The story of how the data have been analyzed seems to include no small amount of drama. Pfizer, seeing an opportunity to both help battle a pandemic and demonstrate its research prowess, made decisions that were always likely to make its study the first of a Covid-19 vaccine to produce data — including its decision to have an independent group of researchers, known as a data safety and monitoring board, take an early look at the data in the 44,000-volunteer study before its completion. 

The first analysis was to occur after 32 volunteers — both those who received the vaccine and those on placebo — had contracted Covid-19. If fewer than six volunteers in the group who received the vaccine had developed Covid-19, the companies would make an announcement that the vaccine appeared to be effective. The study would continue until at least 164 cases of Covid-19 — individuals with at least one symptom and a positive test result — had been reported.

Scientists can now design genetic material called mRNA to help us build immunity to certain viruses, including SARS-CoV-2, the coronavirus that causes Covid-19. Find out how mRNA vaccines work in this video. Hyacinth Empinado/STAT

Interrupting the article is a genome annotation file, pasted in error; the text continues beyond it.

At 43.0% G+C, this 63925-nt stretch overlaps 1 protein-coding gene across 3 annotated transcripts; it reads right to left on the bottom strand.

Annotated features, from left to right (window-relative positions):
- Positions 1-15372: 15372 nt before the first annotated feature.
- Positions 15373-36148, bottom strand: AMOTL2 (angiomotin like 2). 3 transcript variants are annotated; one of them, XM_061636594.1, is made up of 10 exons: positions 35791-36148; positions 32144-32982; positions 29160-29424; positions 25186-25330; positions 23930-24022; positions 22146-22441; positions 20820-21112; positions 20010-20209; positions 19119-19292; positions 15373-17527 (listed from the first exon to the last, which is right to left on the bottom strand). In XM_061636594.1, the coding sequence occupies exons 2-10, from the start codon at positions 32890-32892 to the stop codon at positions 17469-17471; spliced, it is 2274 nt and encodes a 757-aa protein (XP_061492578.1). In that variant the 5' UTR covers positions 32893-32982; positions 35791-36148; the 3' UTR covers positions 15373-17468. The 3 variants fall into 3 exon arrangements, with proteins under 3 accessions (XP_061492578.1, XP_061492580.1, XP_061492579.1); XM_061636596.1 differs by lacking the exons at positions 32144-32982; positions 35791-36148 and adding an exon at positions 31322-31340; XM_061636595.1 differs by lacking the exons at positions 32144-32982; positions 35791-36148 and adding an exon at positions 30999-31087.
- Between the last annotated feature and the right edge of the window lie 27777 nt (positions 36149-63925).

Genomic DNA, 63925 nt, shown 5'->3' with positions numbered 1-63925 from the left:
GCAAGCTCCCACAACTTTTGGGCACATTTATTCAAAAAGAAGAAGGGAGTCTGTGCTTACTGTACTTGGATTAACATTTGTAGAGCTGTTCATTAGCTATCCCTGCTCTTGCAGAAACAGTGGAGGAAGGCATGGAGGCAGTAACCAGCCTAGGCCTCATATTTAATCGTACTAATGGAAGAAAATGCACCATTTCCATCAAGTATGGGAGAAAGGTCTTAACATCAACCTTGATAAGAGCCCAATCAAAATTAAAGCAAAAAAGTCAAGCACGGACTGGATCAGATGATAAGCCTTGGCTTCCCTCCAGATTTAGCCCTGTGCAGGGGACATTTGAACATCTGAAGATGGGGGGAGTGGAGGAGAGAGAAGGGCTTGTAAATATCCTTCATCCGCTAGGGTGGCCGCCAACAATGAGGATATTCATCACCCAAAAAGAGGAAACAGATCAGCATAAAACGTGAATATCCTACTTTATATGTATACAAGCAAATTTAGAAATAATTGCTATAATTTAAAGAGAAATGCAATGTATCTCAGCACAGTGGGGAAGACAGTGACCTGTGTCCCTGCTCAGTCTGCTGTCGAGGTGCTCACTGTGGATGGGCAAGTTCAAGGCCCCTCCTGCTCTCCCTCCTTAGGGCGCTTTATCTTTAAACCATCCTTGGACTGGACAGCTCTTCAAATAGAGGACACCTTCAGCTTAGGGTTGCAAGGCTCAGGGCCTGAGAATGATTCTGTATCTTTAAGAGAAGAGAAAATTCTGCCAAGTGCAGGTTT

That study design, as well as those of other drug makers, came under fire from experts who worried that, even if it was statistically valid, these interim analyses would not provide enough data when a vaccine could be given to billions of people. 

In their announcement of the results, Pfizer and BioNTech revealed a surprise. The companies said they had decided not to conduct the 32-case analysis “after a discussion with the FDA.” Instead, they planned to conduct the analysis after 62 cases. But by the time the plan had been formalized, there had been 94 cases of Covid-19 in the study. It’s not known how many were in the vaccine arm, but it would have to be nine or fewer.

Gruber said that Pfizer and BioNTech had decided in late October that they wanted to drop the 32-case interim analysis. At that time, the companies decided to stop having their lab confirm cases of Covid-19 in the study, instead leaving samples in storage. The FDA was aware of this decision. Discussions between the agency and the companies concluded, and testing began this past Wednesday. When the samples were tested, there were 94 cases of Covid in the trial. The DSMB met on Sunday.

This means that the statistical strength of the result is likely far stronger than was initially expected. It also means that if Pfizer had held to the original plan, the data would likely have been available in October, as its CEO, Albert Bourla, had initially predicted.